Winter had just touched down in Santa Fe two days before the recording sessions were to begin, leading Wes Phillips to wonder if the damp air would wreak havoc with tuning. But he needn't have worried, writing that violinist Ida Levin "played with such intense concentration that sometimes she seemed about to levitate off the floor as she chased a melodic line into the ether." In Duet: And Two to Carry Your Soul Away, Ida Levin and John Atkinson join Wes Phillips in chronicling the recording from both musical and technical perspectives.
We kick off three speaker reviews from the September issue with Brian Damkroger's assessment of the Audio Physic Virgo III loudspeaker. A perfect meld of minimonitor and full-range bass extension? BD reveals all.
With multichannel DVD-Audio just around the corner, the surround-sound debate among audiophiles is starting anew. But how far have we come with surround sound in 30 years? J. Gordon Holt wrote "Bye Bye, Quadrifi?" back in 1971, in which he explored the same dilemmas faced by today's audiophile.
After a frustrating late-night duel with evil recording gremlins, JA called it a day. But the next morning he was back at the controls to record Canadian pianist Robert Silverman for what would subsequently become one of Stereophile's popular audiophile recordings: Intermezzo: Works for Piano by Brahms. In Intermezzo: The Santa Barbara Sessions, writer Thomas Norton runs down the key events that finally resulted in a completed analog master tape, with engineering from Water Lily Acoustics' Kavichandran Alexander.
Chip Stern writes, "There is something enduring and reassuring in the classic audio verities." The Vandersteen 2Ce Signature loudspeaker is certainly considered one of those timeless classics. But how does a speaker released in its first incarnation more than 20 years ago hold up by today's standards? Stern lends his modern ear to the task and includes notes from Richard Vandersteen himself.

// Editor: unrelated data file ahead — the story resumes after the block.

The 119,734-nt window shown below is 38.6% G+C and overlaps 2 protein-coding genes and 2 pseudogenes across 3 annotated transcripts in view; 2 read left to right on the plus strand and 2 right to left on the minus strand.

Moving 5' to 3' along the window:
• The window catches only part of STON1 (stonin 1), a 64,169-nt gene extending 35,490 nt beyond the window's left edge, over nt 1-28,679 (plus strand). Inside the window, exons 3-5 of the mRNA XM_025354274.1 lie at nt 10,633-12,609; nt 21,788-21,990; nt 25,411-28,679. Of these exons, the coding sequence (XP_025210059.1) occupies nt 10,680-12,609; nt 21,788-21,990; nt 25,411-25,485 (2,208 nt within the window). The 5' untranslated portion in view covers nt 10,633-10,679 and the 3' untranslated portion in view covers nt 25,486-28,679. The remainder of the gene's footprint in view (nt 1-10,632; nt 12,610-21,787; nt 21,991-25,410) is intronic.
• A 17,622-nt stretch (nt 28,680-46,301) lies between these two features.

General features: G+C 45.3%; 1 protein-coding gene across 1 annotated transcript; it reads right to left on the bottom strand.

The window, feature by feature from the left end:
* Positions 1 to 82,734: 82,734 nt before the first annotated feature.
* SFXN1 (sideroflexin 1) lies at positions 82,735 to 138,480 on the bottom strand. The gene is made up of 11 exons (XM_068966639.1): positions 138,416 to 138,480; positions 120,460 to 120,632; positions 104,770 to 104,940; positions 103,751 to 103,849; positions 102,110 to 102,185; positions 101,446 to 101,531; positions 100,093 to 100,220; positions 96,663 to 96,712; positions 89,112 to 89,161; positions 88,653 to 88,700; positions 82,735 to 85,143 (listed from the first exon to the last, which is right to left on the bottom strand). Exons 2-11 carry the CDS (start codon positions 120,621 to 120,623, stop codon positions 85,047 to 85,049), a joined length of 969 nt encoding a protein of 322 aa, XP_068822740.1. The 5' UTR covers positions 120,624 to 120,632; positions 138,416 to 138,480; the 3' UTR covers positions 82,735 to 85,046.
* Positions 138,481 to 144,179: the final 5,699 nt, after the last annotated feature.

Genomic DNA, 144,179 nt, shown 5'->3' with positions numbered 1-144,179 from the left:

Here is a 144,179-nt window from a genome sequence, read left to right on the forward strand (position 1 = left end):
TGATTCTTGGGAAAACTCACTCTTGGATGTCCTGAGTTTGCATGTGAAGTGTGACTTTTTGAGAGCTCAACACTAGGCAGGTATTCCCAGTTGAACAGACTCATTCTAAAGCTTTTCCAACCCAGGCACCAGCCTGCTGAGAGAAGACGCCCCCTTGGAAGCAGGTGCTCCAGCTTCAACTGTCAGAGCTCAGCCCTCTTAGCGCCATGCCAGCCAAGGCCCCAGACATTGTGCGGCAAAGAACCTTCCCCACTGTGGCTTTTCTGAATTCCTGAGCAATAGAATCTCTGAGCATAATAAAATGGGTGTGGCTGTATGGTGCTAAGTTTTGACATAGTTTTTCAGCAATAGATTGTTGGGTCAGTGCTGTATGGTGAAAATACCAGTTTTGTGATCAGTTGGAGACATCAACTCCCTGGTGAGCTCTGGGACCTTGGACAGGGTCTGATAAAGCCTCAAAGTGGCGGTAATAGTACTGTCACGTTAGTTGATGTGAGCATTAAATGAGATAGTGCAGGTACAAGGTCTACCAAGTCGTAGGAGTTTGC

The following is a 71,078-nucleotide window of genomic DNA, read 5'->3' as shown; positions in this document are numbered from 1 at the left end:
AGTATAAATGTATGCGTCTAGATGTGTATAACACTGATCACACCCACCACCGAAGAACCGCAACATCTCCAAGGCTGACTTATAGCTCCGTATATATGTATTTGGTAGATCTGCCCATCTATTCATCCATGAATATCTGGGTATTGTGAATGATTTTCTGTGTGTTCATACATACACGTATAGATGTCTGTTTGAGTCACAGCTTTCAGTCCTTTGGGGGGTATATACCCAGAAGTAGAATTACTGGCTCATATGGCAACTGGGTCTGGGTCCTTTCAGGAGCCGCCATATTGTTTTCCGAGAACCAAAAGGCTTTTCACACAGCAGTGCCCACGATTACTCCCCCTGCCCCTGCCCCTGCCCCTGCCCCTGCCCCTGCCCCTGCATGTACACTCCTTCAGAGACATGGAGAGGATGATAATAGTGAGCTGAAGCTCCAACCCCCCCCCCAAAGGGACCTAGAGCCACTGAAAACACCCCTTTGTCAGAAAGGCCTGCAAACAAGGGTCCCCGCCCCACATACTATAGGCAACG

"No doubt about it—Linn's top-of-the-line Komri loudspeaker is a queer-lookin' duck," says Jonathan Scull as he set up a pair in his listening lair. The claimed frequency response for the Komri extends out to 40kHz. "Why even bother going out that high, where even the most beautiful of women cannot hear?" J-10 explains why.
In his review of the SimAudio Moon P-5 preamplifier and W-5 power amplifier, Kal Rubinson wrote, "something about their aesthetics appealed to me: Canadian ruggedness coupled with a decidedly French panache. I remember that those attributes also characterized the demo's sound, although I can't recall the speakers or the sources involved. At succeeding shows, it gradually dawned on me that the Moon components were the fixed elements in a succession of impressive demos."
Sure, we review a lot of big-bucks equipment in Stereophile, but readers constantly remind us to try the cheaper stuff as well. John Atkinson does exactly that in his review of the Acoustic Energy Aegis One loudspeaker. As JA puts it, "Acoustic Energy has introduced the Aegis One; its price is one-tenth that of the AE1 in its current, Signature guise. Does the Aegis One live up to what its heritage promises? I asked the company's US distributor, Audiophile Systems, to send me a pair so I could find out."
Amplifier of the year? We'll have to wait until the votes are tallied in the December issue, but Paul Bolin reviews the Halcro dm58 monoblock power amplifier and reveals what the fuss is all about. As Bolin notes, "the sheer audacity of Halcro's claims generated much curiosity and interest."
Robert Deutsch says, "There is something special about SETs: a kind of midrange magic, a harmonic rightness that tends to elude other amplifier designs." But how to get more power from a single-ended triode design? In his review of the Air Tight ATM-211 monoblock power amplifier RD discovers one answer.